Okay, okay, scooping up silver from the roots of the money tree growing in the river above Niagara Falls,
might seem more dangerous, but all you have to do is get dried off afterwards, not dried out.
 
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Krummhorn

Administrator
Staff member
Years back, I was married to a RN. There were frequent doctors/nurses parties at the local watering holes.

Before I release the punch line a little bit of back history: most medical professionals tell us "don't smoke, don't drink .. it'll kill you!"
We've all heard that many times.

Well, at those parties, you never saw such a huge gathering of smokers and boozers in your life ... everyone of those very doctors who told us to not smoke looked like chimneys, one right after the next, and always with a refilled glass of hooch in the other hand ... what a joke.

Yah, don't smoke or drink ... save 'em for all the doctors and nurses so there will be enough for their parties.
 

teddy

Duckmeister
I agree Lars. I was lucky enough to know several nurses when I was young and they all seemed to smoke and drink. Great. With their hands full they found it harder to ward me off.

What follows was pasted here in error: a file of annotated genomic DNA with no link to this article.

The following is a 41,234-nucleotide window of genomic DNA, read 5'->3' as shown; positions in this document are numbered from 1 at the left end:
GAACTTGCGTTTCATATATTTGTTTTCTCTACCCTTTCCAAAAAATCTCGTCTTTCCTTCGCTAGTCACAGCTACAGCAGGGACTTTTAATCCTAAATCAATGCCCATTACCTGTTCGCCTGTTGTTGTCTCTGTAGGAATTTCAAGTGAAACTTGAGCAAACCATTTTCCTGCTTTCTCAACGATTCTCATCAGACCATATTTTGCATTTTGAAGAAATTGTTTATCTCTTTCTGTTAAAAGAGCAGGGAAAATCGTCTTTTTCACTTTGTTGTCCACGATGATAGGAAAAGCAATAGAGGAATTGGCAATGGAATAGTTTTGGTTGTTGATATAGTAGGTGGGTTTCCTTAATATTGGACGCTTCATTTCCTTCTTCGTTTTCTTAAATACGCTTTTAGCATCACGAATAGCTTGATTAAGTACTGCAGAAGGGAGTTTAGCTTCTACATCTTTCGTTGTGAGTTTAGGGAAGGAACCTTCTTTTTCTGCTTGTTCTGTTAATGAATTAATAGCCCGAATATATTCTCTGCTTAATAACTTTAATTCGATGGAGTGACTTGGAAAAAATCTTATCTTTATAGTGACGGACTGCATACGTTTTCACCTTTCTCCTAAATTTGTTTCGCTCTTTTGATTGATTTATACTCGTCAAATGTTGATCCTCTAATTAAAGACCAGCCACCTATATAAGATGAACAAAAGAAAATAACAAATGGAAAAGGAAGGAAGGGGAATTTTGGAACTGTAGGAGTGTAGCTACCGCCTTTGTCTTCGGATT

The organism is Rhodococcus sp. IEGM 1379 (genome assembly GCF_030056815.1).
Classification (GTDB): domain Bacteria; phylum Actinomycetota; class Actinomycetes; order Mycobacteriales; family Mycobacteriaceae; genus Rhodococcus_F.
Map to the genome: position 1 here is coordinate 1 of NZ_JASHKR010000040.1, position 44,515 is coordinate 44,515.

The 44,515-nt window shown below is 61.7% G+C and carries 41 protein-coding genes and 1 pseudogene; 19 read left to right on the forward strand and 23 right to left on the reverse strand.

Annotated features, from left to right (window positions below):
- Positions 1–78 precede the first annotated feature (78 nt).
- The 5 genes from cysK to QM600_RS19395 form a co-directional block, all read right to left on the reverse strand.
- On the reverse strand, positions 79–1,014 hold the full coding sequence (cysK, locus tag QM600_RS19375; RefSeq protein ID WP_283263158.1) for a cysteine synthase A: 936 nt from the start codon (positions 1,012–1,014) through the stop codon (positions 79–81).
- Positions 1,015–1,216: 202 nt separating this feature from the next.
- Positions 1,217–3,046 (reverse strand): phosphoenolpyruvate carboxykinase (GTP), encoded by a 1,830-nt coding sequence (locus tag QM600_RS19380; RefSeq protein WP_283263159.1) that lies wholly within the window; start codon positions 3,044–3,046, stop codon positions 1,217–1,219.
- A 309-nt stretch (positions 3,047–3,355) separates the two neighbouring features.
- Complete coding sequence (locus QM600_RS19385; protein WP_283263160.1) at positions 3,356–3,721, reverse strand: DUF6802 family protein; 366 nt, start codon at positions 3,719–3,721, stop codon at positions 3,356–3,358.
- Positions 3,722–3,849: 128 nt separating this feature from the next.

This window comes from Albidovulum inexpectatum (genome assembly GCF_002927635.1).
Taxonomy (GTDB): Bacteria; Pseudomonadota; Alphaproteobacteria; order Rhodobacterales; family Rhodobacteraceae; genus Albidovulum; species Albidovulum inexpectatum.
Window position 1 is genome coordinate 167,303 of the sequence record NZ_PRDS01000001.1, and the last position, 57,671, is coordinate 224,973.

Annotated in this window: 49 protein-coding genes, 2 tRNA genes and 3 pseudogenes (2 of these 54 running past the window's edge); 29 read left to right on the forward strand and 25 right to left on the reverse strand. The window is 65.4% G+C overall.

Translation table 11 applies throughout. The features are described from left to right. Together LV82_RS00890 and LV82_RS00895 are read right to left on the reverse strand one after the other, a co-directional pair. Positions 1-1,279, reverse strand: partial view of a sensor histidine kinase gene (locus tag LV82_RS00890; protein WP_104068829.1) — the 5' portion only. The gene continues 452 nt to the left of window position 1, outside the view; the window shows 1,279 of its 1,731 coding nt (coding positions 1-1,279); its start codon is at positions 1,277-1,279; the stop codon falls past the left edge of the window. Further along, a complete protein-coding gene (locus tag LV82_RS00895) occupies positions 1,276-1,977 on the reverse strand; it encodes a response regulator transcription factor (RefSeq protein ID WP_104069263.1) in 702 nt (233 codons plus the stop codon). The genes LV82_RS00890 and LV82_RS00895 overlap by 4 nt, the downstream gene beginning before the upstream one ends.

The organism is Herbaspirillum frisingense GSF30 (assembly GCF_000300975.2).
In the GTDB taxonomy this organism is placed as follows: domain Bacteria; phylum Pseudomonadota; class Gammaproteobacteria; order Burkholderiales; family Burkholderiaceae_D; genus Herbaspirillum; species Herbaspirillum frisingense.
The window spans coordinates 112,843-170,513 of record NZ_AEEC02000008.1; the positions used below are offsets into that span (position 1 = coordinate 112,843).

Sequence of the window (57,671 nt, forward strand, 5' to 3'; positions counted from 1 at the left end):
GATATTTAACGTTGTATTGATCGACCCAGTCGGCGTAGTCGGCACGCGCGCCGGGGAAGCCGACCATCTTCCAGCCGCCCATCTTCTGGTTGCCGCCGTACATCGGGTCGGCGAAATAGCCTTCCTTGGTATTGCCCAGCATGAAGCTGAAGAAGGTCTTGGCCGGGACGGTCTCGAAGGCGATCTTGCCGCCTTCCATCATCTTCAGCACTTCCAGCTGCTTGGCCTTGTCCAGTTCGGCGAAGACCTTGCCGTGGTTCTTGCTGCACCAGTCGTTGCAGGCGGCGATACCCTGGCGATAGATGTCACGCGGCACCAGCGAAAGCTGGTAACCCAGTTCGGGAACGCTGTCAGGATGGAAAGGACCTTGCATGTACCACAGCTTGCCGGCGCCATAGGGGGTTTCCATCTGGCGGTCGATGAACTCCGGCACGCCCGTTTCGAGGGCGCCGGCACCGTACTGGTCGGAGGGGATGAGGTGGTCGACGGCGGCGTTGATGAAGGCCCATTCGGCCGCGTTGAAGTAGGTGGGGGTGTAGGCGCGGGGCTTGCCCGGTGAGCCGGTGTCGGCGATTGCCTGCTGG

teddy
 

OLDUDE

New member
Hi teddy,
Cutting down just doesn't work.
I stopped about 35 yrs ago and have never had another tab (GeordieTalk) since.
Mind, it was about my 5th attempt.
 
Geordie Talk a bit of good olde Northumbrian culta [FONT=Arial,Helvetica,Geneva,Swiss,SunSans-Regular]Ye knaa's [/FONT]

Be canny wi a tab or yee will get summat else!

Note I've foond an English te Geordie translator as belo:

http://www.geordie.org.uk/index.htm
 

John Watt

Active member
teddy! "With their hands full they found it harder to ward me off".
Is this a reference about you getting your hands on them,
or them catching you for hospital admission?
 

teddy

Duckmeister
Quickest way for a married man to give up smoking is to only smoke after making love.

teddy
 

John Watt

Active member
Now it's a hands off attitude."Smoke, smoke, smoke that cigarette".They don't write hit songs like that anymore.